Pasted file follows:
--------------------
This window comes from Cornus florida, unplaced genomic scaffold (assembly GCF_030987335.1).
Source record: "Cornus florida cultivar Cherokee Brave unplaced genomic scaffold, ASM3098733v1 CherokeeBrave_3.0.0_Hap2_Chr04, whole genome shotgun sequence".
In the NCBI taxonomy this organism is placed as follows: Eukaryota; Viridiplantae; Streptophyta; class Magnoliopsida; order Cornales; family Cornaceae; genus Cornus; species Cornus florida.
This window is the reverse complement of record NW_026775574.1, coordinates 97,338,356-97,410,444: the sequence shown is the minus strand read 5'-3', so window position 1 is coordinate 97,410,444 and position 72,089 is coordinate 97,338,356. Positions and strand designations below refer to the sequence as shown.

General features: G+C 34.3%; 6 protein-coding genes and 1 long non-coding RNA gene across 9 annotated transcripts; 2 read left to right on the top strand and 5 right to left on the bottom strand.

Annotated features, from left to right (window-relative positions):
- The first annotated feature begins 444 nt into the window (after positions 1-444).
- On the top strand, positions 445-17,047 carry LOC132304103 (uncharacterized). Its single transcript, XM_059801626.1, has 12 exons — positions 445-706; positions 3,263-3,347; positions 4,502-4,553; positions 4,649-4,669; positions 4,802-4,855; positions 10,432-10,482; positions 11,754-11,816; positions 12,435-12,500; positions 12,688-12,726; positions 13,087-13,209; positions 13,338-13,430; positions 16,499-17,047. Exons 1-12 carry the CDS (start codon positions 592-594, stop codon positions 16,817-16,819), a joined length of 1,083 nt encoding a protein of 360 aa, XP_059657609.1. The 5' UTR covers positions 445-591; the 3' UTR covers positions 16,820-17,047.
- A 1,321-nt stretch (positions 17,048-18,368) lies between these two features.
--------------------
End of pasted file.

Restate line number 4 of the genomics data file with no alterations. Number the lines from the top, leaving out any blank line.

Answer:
This window is the reverse complement of record NW_026775574.1, coordinates 97,338,356-97,410,444: the sequence shown is the minus strand read 5'-3', so window position 1 is coordinate 97,410,444 and position 72,089 is coordinate 97,338,356. Positions and strand designations below refer to the sequence as shown.